Know the measures before you vote

As the campaign season gets into full swing, the League of Women Voters would like to urge voters to step back from the ads and hype and look carefully at the measures on your ballot. Here are some good tips to use when deciding how you might vote on each measure.

• Examine what the measure seeks to accomplish. Do you agree with those goals? Is the measure seeking changes that are consistent with your ideas about government? Do you think the proposed changes will make things better?

Who are the real sponsors and opponents of the measure? Find where the money is coming from by using the League of Women Voters guide to tracking contributions:

Is the measure written well? Will it create conflicts in law that may require court resolution or interpretation? Is it "good government," or will it cause more problems than it will resolve?

Does the measure create its own revenue source? Does it earmark, restrict or obligate government revenues? If so, weigh the benefit of securing funding for the measure's program against the cost of reducing overall flexibility in the budget.

Does the measure mandate a government program or service without addressing how it will be funded?

Does the measure deal with one issue that can be easily decided by a "yes" or "no" vote? Or, is it a complex issue that should be thoroughly examined in the legislative arena?

If the measure amends the Constitution, consider whether it really belongs in the Constitution. Would a statute accomplish the same purpose? Remember that all constitutional amendments require voter approval. What we put into the Constitution would have to come back to the ballot to be changed.

Be wary of distortion tactics and commercials that rely on image but tell nothing of substance about the measure. Beware of half truths.

And if you're looking for good non-partisan information on the ballot measures, visit the LWV of California Education Fund website for a clear, non-technical discussion of what you'll be voting on this November.

Chris Carson and Joan Hardie

League of Women Voters Glendale/Burbank

Editor's note: Carson and Hardie are co-presidents of the league.


Griem is the one who is not a true Christian

Many times I have thought about responding to the Rev. Bryan Griem's intolerant absolutist remarks in the weekly "In Theory" section, but have kept my fingers off my keyboard because faith is such a sensitive and personal subject for so many, and because numerous others have lucidly critiqued Griem's remarks.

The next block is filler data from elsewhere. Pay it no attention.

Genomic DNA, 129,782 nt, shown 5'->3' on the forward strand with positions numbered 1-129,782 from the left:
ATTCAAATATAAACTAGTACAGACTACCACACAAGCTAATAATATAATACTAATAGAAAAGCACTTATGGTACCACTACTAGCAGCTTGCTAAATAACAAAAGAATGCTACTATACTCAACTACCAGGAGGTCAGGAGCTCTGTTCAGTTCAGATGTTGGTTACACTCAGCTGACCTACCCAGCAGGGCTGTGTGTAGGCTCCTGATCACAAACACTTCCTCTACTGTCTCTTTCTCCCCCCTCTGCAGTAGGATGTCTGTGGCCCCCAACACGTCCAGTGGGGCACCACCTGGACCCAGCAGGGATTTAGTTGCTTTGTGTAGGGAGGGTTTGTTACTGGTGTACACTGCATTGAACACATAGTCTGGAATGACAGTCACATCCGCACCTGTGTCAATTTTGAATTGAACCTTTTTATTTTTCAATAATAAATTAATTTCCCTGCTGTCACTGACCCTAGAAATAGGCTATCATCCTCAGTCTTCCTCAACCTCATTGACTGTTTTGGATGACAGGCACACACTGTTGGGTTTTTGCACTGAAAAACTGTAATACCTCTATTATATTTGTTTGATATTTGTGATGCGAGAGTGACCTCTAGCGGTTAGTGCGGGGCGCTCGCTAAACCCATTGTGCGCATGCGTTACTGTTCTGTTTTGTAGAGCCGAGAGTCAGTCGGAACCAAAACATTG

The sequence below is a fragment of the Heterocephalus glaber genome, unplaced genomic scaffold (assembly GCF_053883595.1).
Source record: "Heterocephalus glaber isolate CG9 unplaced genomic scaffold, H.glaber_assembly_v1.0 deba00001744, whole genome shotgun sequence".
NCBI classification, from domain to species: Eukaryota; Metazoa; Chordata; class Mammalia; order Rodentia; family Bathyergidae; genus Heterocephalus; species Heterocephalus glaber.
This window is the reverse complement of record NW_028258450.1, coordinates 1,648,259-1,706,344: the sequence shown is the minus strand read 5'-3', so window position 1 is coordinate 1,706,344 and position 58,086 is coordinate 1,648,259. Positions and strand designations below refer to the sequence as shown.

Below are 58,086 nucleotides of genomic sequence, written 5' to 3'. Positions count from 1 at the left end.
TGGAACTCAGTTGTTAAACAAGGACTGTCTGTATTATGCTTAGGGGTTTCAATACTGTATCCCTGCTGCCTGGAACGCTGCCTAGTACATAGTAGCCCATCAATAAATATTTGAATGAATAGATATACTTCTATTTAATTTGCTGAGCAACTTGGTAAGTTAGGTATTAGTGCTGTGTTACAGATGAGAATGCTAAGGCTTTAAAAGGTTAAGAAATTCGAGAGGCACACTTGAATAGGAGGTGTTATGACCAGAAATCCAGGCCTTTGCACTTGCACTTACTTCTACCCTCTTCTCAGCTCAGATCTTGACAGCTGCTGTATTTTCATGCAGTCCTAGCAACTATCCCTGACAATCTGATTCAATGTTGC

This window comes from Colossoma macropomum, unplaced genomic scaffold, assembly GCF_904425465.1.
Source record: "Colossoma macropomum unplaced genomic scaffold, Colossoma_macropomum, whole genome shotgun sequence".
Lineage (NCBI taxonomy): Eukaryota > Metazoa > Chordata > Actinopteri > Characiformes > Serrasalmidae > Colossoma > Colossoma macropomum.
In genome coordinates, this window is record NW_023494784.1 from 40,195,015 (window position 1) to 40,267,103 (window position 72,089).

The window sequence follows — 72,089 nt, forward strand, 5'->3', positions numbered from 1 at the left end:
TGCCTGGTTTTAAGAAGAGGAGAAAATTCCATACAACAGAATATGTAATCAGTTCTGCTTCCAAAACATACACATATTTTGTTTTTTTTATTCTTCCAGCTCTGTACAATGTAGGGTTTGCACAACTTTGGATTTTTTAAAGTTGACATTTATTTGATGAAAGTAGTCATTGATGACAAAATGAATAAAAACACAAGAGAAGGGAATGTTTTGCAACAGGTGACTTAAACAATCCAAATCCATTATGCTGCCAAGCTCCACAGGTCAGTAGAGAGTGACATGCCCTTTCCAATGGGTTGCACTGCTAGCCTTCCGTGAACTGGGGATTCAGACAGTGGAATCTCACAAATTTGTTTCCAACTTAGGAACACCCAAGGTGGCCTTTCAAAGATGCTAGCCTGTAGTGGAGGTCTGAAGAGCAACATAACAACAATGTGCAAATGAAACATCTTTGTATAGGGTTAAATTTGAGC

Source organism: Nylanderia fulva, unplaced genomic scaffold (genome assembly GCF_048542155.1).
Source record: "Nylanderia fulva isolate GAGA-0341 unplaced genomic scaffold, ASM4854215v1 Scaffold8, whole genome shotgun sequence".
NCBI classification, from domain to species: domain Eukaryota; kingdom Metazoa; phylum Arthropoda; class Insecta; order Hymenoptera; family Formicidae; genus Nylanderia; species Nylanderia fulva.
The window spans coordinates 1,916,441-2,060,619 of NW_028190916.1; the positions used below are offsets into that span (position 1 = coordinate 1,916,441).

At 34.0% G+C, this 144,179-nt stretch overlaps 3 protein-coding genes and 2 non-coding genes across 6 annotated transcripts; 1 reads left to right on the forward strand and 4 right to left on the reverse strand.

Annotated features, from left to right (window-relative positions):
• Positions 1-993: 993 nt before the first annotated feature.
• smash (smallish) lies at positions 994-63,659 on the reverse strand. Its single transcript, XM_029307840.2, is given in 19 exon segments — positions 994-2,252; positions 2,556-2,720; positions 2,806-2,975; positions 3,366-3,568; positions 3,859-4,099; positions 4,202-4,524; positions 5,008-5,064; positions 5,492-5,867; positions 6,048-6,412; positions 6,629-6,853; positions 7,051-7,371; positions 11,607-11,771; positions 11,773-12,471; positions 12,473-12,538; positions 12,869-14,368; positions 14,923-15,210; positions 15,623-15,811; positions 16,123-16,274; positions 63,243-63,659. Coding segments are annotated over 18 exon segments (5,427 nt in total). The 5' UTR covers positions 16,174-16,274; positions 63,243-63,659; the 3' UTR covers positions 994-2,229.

But I can no longer stay away from the keyboard because of Griem's offensive remarks about Stephen Hawking, one of the great minds of the 20th and the 21st centuries, and about all those ("devil's fires") who don't share Griem's beliefs ("In Theory: Balancing science, religion," Sept. 22).

I don't wish to debate here the conflicting views about faith and God, but I do question what gives Griem, one infinitesimally small speck in the infinite universe, the authority to assume that he unequivocally knows the "truth" of the universe? I am angered by his arrogant pontification, disdain and ridicule of those who don't believe exactly as he does.

Referring to the Hawking quotes in the In Theory introduction, he uses the derogatory terms "goofy" and "wackiness." The Hawking comments neither deny nor affirm the existence of God, but simply state that "science can explain the universe." This is not goofy or wacky, but is built on logic and a solid scientific foundation.

I must say that Griem's grim absolutist intolerance for the beliefs of others is totally contrary to what I learned from my good, kind Christian parents and church. I can almost hear Griem's insulting likely response: "They were not true Christians."

In my humble opinion, Griem is the one who is not a true Christian. How sad.

Robert Morrison


Copyright © 2019, Glendale News-Press
EDITION: California | U.S. & World